tv U.S. Forest Service Chief Moore Testify on Forest Management CSPAN April 5, 2022 4:18pm-5:20pm EDT
testimony from oil company executives about their business practices and the fossil fuel industry's role. we'll hear from the leaders of bp, chevron, devon energy, exxonmobil, pioneer natural resources and shell. watch live wednesday at 10:30 a.m. eastern on c-span 3 or watch on c-span now, our live video app. the chief of the u.s. forest service, randy moore, testified on reducing the risk of wildfires before a house oversight and reform subcommittee. the hearing also included a second panel on forest management with carol king.
welcome, everybody, to today's hybrid hearing. some members will appear in person and others remotely via zoom. let me make a few reminders for those members appearing in person. you will only see members and witnesses appearing remotely on the monitor in front of you when they are speaking. what is known in zoom as speaker view. a timer is visible in the room directly in front of you. for members appearing remotely,
i know you're all familiar with zoom but let me remind everyone of a few points. first, the house rules require that we see you so please have your cameras turned on at all times. second, members appearing remotely who are not recognized should remain muted. third, i will recognize members verbally but members retain the right to seek recognition verbally. in regular order members will be recognized in seniority order for questions. lastly, if you want to be recognized yut side of regular order, you may identify that in several ways. you may use the chat function to send a request. you may send an email to the majority staff or unmute your mic to seek recognition. we will begin the hearing in just a moment when we are ready for the live stream. the committee will come to order. without objection, the chair is declared to call a recess of the committee at any time.
i welcome everyone to this hearing. i'm grateful to our esteemed panelists for joining us today. the climate crisis and misguided forestry policies have given rise to catastrophic burning across our western forests, including in my home state of california. for decades, the forest service's strategy for managing fires was to suppress all fires. in 1935 the forest service established the so-called 10:00 a.m. policy, meaning they would put out every fire by 10:00 a.m. the next day. however, fire is a natural part of the landscape in western forests. some trees in these forests need to be exposed to fire to grow and reproduce. in recent decades, the forest service policy has changed. because the landscape was deprived of fire for decades, however, dense vegetation has accumulated. that means when there are wildfires, they burn hotter and create more damage, feeding off the dry brush. climate change is also worsening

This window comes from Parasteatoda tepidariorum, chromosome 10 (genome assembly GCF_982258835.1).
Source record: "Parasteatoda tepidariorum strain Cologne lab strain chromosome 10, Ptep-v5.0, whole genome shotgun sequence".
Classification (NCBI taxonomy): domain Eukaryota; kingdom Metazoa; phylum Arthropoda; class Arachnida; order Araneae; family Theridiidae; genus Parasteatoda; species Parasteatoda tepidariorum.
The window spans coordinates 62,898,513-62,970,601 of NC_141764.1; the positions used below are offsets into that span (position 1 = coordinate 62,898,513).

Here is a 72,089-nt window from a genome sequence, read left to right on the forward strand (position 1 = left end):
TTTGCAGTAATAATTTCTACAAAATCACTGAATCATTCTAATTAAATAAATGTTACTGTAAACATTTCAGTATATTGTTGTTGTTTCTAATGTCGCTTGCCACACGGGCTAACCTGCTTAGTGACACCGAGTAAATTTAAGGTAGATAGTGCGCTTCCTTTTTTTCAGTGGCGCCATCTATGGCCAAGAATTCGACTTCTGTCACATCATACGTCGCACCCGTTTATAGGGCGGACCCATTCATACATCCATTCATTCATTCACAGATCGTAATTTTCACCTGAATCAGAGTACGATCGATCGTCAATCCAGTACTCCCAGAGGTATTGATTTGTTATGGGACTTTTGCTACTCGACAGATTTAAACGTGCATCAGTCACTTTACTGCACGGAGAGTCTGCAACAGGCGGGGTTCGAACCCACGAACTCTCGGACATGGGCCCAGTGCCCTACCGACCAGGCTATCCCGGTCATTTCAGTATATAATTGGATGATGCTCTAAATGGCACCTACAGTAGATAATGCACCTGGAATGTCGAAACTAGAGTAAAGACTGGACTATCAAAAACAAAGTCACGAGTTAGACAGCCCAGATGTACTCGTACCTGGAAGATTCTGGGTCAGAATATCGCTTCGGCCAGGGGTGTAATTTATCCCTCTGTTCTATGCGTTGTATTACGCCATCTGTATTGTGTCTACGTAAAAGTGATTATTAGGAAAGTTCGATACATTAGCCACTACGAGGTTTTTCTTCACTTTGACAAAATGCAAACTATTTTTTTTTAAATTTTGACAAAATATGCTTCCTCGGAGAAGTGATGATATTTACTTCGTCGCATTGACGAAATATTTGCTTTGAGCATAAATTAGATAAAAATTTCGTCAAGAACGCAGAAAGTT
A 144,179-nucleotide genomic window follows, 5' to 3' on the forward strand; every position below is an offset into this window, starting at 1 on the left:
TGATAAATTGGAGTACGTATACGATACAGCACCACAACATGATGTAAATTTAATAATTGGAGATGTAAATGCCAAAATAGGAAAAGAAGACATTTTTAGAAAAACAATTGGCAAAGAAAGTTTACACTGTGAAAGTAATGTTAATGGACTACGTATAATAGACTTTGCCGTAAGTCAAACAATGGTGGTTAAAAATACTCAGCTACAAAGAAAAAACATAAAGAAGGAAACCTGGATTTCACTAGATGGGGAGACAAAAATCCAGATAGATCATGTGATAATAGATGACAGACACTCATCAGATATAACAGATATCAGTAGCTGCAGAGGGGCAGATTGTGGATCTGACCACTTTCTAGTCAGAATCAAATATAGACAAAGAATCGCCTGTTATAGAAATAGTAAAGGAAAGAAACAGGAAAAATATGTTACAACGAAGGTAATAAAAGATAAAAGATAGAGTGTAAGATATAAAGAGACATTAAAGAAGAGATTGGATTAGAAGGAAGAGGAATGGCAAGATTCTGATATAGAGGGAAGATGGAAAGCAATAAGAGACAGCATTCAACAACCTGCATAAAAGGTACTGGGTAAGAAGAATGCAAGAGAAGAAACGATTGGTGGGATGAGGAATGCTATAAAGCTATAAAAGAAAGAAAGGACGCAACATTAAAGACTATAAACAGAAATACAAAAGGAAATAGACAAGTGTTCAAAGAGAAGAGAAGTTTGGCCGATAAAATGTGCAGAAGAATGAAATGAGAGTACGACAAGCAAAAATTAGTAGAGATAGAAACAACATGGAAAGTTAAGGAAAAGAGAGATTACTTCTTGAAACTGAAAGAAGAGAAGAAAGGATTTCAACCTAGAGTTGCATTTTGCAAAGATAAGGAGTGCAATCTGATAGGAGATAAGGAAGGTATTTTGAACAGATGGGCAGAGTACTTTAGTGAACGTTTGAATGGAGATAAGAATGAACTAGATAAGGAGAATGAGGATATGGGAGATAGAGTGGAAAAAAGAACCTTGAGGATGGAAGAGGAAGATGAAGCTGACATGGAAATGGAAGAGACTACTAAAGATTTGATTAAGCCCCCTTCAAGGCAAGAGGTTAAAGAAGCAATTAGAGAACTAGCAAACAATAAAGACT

wildfires. last month the united nations called for urgent action in a new report warning that if we continue with business as usual, climate pollution, we will have 57% more wildfires by the end of the century. drier conditions make it easier for wildfires to spread and increase their intensity. droughts leave trees with less water to fight off disease and pests. dead and dying trees are less fire resistant. climate change combined with the fuel buildup cause extreme wildfire disasters that can be deadly. the top five years with the largest amount of wildfire acreage burned since 1960 or 2006, 2007, 2015, 2017 and 2020. from 2000 to 2018, wildfires burned more than twice as much land per area than those in the 1980s. without objection, i submit the united nations environment program report titled "spreading
like wildfire, the rising threat of extraordinary landscape fires" into the record. we're not immune to this problem in my district in silicon valley. in 2020, santa clara university complex blanketed my district with smoke and unhealthy levels of smoke for weeks. land managers like the forest service had a hard job in addressing this crisis. they must balance first and foremost human safety from wildfires but also the economy, healthy ecosystems and meeting climate goals. unfortunately, special interests seek to produce industrial management of forest as a solution to out of control wildfires. according to public disclosures, industry interests and forestry management spent over $12 million to influence congress. not only do they spending to influence politicians, they work hard to influence the public as